The dominoes continue to fall . . . today a U.S. District Court Judge in Wisconsin struck down that state’s same-sex marriage ban as unconstitutional. The Wisconsin State Journal reports, Wisconsin’s same-sex marriage ban struck down:

EqualA federal judge has struck down Wisconsin’s same-sex marriage ban, the latest in a sweeping number of such rulings this year.

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“Quite simply, this case is about liberty and equality, the two cornerstones of the rights protected by the United States Constitution,” U.S. District Judge Barbara Crabb wrote in her Friday ruling.

Read the Ruling Here (.pdf).

The ruling does not mean that same-sex couples will immediately be able to marry. In her order, Crabb gave the plaintiffs until June 16 to submit a proposed injunction describing “in reasonable detail … the act or acts restrained or required.” She wrote that the plaintiffs should identify what they want each named defendant to do or to be enjoined from doing.

She gave the state a week after that to file a response in opposition, and if they do, the plaintiffs will have a week to reply.

Crabb wrote that she would address the state’s pending motion to stay the injunction until after materials on the proposed injunction are filed. She wrote that both sides could supplement what they’ve already submitted on the motion.

But Dane County clerk Scott McDonell was preparing to issue licenses as early as 5 p.m. Friday. One couple — Shari Roll and Renee Currie — had already arrived at the clerk’s office.

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Milwaukee County executive Chris Abele ordered the clerk’s office to stay open until 9 p.m. tonight to allow gay couples to marry. He said he would personally pay overtime costs of county workers.

Lester Pines, a prominent Madison attorney who supports marriage rights, said the judge’s order makes it clear that clerks can issue licenses immediately.

“She has made a finding, a declaration, that the law is unconstitutional,” Pines said. “That means the law is void. That ruling that the law is void is effective today.”

Crabb gave the parties until June 16 to say what should be in an injunction to enforce the law. “If there were clerks who did not want to issue licenses, they would need a injunction to make them follow the ruling,” Pines said.

The American Civil Liberties Union had challenged the law on behalf of eight same-sex couples. The attorneys who filed the lawsuit and some clients are holding news conferences in Madison and Milwaukee Friday afternoon to discuss the ruling.

Attorney General J.B. Van Hollen reiterated in a statement that the ban remains in effect and said he would appeal Crabb’s ruling. He called the ruling a “setback.”

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A spokeswoman for Republican Gov. Scott Walker said, “It is correct for the Attorney General, on this or any other issue, to defend the constitution of the state of Wisconsin, especially in a case where the people voted to amend it.”

His Democratic challenger Mary Burke said, “Today is a great day for Wisconsin and committed couples who love each other across the state. Every loving couple should have the freedom to marry whomever they choose, and the fact that this freedom is now available in Wisconsin is something we all can and should be proud of.”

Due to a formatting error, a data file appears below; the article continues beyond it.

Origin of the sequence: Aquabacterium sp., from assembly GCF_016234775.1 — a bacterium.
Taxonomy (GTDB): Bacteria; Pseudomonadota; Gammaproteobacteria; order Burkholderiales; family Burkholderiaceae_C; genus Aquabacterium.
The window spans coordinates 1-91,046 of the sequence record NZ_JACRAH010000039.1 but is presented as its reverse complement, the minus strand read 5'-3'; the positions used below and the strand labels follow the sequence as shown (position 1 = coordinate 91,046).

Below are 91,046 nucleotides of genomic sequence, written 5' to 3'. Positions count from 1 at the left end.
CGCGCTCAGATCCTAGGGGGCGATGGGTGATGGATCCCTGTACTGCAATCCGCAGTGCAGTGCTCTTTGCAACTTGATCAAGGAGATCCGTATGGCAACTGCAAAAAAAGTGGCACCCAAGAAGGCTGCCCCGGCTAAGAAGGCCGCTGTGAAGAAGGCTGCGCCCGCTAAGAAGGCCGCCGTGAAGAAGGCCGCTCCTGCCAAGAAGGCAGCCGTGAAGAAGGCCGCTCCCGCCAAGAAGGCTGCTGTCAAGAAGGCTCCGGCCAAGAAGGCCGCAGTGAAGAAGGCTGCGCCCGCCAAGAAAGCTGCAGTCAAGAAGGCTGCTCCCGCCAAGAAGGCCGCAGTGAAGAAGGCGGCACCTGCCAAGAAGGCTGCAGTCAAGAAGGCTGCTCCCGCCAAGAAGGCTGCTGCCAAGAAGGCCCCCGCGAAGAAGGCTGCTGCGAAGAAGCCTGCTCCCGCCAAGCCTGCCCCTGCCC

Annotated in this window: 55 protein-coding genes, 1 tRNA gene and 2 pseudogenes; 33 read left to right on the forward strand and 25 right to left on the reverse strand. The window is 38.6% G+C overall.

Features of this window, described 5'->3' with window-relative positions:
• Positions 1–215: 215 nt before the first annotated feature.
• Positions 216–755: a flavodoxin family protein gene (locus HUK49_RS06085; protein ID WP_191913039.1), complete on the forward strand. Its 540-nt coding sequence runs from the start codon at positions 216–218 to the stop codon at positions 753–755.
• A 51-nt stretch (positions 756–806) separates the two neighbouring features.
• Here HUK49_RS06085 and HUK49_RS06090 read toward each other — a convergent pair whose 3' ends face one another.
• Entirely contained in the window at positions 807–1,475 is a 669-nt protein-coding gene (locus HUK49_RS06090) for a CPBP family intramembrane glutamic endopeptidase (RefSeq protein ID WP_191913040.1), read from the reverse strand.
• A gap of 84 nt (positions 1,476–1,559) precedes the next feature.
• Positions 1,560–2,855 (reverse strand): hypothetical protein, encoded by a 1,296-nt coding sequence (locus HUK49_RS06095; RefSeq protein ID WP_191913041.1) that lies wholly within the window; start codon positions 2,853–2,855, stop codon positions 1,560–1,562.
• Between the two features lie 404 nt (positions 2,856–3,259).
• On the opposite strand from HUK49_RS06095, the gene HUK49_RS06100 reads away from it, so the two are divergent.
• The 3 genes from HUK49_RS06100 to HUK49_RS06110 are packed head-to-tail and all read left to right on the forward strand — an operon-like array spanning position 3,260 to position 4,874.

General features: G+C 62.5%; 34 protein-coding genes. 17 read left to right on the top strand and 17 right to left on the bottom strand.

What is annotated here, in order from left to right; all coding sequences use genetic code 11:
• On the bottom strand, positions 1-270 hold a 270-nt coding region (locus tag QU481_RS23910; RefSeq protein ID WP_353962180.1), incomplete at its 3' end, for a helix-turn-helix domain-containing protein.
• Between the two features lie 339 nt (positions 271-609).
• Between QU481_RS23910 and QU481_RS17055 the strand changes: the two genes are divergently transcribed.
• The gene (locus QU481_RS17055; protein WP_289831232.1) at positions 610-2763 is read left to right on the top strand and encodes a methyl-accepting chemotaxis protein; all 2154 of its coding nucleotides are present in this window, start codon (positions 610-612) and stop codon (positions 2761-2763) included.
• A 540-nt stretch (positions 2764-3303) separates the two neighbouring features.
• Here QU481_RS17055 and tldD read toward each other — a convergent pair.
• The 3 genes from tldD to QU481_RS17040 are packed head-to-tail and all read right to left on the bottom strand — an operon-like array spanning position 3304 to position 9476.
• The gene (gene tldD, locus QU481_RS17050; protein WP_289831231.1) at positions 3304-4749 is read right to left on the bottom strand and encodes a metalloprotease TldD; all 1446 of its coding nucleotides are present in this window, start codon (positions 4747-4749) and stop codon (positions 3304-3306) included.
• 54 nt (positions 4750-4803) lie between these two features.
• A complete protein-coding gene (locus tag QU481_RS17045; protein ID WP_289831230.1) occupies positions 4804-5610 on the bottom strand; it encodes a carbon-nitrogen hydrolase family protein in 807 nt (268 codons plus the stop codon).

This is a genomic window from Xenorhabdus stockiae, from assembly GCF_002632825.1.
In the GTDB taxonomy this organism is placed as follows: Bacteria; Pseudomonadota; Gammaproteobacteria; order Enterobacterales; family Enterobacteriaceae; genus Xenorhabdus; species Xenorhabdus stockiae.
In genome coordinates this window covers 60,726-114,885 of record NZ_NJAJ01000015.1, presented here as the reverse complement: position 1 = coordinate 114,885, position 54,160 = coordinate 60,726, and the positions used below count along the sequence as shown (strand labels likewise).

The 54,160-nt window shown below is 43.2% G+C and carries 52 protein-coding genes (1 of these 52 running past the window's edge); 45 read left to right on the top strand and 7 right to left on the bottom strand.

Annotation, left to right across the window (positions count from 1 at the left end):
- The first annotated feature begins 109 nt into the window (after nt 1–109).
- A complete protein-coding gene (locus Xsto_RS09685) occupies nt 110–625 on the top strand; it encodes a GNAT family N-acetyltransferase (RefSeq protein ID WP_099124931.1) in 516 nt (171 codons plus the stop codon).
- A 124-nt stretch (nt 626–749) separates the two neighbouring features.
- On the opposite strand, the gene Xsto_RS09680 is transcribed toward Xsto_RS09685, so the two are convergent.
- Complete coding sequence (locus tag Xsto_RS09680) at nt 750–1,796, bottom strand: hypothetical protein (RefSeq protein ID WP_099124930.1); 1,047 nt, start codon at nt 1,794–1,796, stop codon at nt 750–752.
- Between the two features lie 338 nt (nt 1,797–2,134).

McDonell said late last month that he would keep his office open at night and on weekends to issue marriage licenses.

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In Wisconsin Dells, a cheer echoed through the hallway at the state Democratic convention as the news about the gay marriage ban being overturned was announced.

Party chairman Mike Tate, who ran the gay rights advocacy group Fair Wisconsin in 2006, began to tear up as he rushed to rewrite his convention speech scheduled for later Friday night.

“I knew that justice would prevail,” Tate said. “It came earlier than I expected so it’s really a great day.”

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“Today’s decision out of Wisconsin marks the twentieth consecutive ruling by a federal or state judge since last year that a discriminatory state marriage ban is unconstitutional,” Evan Wolfson, president of Freedom to Marry, said in a statement. “Across the country, the courts agree: same-sex couples and their families need the dignity of marriage, and anti-marriage laws are indefensible. With over 70 marriage cases now making their way through the courts, today’s decision in Wisconsin underscores that all of America is ready for the freedom to marry. It’s time now for the Supreme Court to bring resolution nationwide.”

“This case is not about whether marriages between same-sex couples are consistent or inconsistent with the teachings of a particular religion, whether such marriages are moral or immoral or whether they are something that should be encouraged or discouraged,” Crabb wrote in her order. “It is not even about whether plaintiffs in this case are as capable as opposite-sex couples of maintaining a committed and loving relationship or raising a family together.”

In her opinion, Crabb wrote about the central role marriage plays in American society.

“And perhaps more than any other endeavor, we view marriage as essential to the pursuit of happiness, one of the inalienable rights in our Declaration of Independence,” she wrote. “Thus, by refusing to extend marriage to the plaintiffs in this case, defendants are not only withholding benefits such as tax credits and marital property rights, but also denying equal citizenship to plaintiffs.”

Decisions are pending in the Fourth and Tenth Circuit Courts of Appeal. I expect a decision soon.

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